Atlanta Doubles Down on Transparency Portal in Midst of City Hall Shakeup

The city has announced the creation of a new spending transparency portal, while the mayor is re-evaluating all cabinet-level staff.

In an effort to be more transparent, the city of Atlanta will stand up a public Internet portal this spring to show where and how the municipality spends its money, Mayor Keisha Lance Bottoms announced April 10.

The portal, to be known as Atlanta Open Checkbook, is similar to examples already online in Austin and Dallas, Texas, in Washington, D.C., and in Massachussetts. Its design and creation are already underway, Bottoms said in a wide-ranging press conference on the steps of city hall, calling the website the latest example of how she is seeking to improve service delivery and make the city accountable to residents.

During a press availability the previous day, Bottoms announced a staffing shakeup three months in the making. The mayor said on April 9 that all members of her cabinet were told to turn in their resignations by the end of the day and she would decide which to accept, according to the Atlanta Journal-Constitution. That likely amounts to around 35 “top city officials,” the newpaper reported, many of whom had worked for former Mayor Kasim Reed.

Bottoms will mark her 100th day in office on April 11, and told the audience assembled at city hall that this turnover had been promised when she was sworn in on Jan. 2. The elected leader said she feels pressure “to be a great mayor,” and part of that is making difficult decisions. She praised city employees for their good work and commitment, but declined to say exactly how many resignations she had received or exactly when she will decide who stays.

“I would rather that we get this right than rush it. But it remains a priority for us to do our reorganizing, both with personnel and restructuring as a city,” Bottoms added.

Becoming more transparent, the mayor said, is also part of the process.

“When I was sworn in, I vowed to make Atlanta more equitable, more affordable and more transparent,” Bottoms said.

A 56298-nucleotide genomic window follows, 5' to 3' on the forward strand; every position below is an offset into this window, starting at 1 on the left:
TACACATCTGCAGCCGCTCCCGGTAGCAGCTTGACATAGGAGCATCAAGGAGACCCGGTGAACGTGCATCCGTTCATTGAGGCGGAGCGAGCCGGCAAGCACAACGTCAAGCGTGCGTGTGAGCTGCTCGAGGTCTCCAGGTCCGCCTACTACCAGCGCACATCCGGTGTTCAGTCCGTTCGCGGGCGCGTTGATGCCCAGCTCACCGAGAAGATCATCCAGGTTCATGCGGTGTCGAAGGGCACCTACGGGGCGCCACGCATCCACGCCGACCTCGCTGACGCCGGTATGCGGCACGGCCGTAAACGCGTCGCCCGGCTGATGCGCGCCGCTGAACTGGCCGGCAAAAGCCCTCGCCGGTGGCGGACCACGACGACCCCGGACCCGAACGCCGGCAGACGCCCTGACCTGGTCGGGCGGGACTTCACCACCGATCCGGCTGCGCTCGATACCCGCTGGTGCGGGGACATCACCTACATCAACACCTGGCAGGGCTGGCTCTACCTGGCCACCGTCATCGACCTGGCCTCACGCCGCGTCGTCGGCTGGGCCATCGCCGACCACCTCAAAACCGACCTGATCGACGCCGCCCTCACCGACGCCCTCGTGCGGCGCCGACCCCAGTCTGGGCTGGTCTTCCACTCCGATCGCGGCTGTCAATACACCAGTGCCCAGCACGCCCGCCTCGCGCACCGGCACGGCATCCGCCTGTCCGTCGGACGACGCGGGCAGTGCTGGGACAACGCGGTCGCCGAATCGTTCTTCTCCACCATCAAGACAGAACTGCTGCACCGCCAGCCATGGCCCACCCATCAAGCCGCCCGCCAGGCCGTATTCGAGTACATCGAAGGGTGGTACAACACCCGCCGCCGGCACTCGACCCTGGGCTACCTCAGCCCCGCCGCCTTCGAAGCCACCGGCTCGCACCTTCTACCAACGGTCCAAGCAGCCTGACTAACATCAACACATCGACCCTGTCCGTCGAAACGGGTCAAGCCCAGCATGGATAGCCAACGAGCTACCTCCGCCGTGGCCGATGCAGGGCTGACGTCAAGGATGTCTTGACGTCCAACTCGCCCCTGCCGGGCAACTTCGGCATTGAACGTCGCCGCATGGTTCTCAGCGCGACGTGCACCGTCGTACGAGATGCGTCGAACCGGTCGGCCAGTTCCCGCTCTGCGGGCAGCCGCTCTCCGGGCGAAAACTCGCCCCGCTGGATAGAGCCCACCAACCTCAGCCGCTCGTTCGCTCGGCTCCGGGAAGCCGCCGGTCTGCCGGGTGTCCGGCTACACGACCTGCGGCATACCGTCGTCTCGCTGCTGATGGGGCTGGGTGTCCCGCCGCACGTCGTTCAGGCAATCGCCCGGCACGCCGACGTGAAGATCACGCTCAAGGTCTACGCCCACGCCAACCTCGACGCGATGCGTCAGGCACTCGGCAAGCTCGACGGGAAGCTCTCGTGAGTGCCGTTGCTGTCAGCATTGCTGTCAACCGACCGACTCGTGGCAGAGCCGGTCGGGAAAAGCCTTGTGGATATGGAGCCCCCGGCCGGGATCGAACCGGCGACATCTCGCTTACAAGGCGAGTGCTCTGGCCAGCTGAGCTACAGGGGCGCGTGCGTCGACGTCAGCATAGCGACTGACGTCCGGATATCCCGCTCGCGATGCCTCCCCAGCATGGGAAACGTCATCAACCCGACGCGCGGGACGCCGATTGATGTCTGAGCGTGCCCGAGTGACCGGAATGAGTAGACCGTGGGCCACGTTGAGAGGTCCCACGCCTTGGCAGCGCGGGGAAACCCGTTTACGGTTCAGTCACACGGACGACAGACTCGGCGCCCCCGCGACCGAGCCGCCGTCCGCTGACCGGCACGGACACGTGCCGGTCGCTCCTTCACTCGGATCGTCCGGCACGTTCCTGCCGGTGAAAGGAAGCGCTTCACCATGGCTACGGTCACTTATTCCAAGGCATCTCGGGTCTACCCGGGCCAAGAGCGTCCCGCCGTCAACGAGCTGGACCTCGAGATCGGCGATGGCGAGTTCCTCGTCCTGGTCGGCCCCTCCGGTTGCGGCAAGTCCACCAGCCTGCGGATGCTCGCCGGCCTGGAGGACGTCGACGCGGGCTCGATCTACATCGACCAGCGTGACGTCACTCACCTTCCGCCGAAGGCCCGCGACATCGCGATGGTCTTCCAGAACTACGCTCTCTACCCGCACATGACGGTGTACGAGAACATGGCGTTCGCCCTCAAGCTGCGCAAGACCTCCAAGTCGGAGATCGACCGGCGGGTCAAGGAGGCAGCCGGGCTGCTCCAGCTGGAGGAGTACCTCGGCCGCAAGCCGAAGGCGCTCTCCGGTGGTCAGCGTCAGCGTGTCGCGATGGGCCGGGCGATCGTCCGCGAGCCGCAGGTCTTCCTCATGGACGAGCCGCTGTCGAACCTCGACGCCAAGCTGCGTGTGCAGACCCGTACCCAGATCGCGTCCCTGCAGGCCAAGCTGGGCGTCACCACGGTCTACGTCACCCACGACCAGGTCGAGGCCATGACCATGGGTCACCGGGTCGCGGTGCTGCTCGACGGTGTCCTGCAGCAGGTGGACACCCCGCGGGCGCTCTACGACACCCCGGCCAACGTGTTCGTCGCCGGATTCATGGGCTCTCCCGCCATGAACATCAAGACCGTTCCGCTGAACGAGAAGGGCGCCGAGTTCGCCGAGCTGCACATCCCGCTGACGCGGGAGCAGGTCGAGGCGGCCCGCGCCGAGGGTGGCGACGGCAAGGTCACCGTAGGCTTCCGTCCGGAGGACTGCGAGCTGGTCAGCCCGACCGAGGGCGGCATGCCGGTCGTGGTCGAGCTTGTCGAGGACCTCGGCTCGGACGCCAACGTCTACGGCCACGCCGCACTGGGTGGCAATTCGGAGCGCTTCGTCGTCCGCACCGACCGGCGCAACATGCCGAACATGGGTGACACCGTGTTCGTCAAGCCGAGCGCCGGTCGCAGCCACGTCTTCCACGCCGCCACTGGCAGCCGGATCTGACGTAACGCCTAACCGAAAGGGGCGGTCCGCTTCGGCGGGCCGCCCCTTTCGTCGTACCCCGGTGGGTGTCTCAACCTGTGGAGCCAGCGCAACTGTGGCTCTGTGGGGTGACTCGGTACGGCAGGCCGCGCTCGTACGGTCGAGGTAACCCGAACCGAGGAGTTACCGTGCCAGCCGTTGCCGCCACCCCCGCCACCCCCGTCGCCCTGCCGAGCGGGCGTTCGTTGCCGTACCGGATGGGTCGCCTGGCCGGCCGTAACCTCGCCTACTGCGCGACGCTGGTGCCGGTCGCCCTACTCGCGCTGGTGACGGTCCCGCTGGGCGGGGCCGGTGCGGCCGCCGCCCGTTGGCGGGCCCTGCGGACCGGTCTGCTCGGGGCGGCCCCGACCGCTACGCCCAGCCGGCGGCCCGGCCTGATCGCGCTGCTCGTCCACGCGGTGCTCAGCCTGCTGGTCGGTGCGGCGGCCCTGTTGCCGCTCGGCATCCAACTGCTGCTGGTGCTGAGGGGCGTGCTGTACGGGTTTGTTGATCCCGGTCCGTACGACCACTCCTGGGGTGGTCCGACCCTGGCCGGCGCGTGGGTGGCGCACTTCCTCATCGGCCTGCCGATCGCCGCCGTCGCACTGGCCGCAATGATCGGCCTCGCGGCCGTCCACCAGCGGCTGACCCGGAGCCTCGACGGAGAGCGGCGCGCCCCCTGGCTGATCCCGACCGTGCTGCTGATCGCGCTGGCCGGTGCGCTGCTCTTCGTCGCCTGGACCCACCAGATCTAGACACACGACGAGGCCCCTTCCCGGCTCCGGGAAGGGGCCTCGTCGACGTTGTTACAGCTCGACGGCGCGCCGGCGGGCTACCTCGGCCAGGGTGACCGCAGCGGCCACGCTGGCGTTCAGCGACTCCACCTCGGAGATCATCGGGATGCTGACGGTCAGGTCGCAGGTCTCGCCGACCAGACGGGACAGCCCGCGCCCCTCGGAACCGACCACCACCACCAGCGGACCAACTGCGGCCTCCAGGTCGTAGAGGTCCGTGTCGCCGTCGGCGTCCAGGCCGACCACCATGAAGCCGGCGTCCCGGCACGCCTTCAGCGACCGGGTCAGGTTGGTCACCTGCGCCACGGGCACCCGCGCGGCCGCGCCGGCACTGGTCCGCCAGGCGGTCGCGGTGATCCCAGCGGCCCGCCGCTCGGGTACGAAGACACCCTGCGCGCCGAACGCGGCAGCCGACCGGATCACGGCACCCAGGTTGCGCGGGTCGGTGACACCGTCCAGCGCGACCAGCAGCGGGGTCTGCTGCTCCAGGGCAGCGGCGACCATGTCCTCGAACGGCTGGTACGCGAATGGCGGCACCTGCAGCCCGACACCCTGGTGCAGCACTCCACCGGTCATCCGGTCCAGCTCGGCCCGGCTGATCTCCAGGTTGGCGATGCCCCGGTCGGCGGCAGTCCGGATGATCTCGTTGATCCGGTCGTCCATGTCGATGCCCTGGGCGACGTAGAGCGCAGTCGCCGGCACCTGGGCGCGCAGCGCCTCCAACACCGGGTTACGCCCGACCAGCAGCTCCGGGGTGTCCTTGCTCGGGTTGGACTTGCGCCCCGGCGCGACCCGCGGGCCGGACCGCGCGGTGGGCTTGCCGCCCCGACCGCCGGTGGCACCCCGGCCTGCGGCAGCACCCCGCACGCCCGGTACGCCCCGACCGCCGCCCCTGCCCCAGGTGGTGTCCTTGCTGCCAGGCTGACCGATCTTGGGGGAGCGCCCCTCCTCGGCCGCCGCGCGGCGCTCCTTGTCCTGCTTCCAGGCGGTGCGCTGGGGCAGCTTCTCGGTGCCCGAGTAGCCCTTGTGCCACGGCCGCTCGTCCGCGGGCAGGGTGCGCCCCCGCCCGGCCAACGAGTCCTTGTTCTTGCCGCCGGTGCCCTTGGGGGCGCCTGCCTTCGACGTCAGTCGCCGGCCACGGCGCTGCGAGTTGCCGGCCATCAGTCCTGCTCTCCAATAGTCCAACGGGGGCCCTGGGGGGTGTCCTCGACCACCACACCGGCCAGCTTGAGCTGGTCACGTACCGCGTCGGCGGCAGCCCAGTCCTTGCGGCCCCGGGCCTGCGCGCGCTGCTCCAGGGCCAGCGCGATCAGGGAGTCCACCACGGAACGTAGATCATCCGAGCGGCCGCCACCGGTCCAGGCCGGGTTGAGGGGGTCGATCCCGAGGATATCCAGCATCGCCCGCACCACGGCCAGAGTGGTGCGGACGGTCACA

The portal, she said, “will shine an unprecedented light” on budget, contract, vendor and salary data, and “will allow all of our taxpayers and our interested media to see where and exactly how our city is spending its money.”

The “granular” level of detail reflects a renewed commitment from city hall to be responsible stewards of its citizens’ money and information, Chief Operating Officer Richard Cox said.

“We join the list of permanent municipalities that are using the combination of spending data and transparency to combat the perception and reality of government waste and abuse,” Cox said, indicating that the new portal should go live within the next two months.

The announcement comes during an unprecedented time of change for Atlanta, as the city works with private and federal partners to recover from ongoing service outages following a March 22 ransomware cyberattack.

Citing their safety concerns, the mayor and the COO again declined to reveal specifics about Atlanta’s response to the attack — including whether the city paid the ransom and if the crisis is completely resolved.

Cox indicated that more services come back online “each week” and said he was "absolutely certain that we’re going to come out of this with better systems than we had before.”

The transitions follow the federal indictment unveiled last week of Rev. Mitzi Bickers, the city’s former human services director, who pleaded not guilty to charges she took $2 million in bribes to steer a reported $17 million in city contracts to at least two contractors.

When asked whether the new portal may prevent such alleged incidents, which predate her administration, Bottoms said the city has “strong processes in place,” but while it’s possible to determine inappropriate activity or crimes are occurring, “there is nothing that can be done to stop someone who is intent on committing a crime.”

Theo Douglas is assistant managing editor for, and before that was a staff writer for Government Technology. His reporting experience includes covering municipal, county and state governments, business and breaking news. He has a Bachelor's degree in Newspaper Journalism and a Master's in History, both from California State University, Long Beach.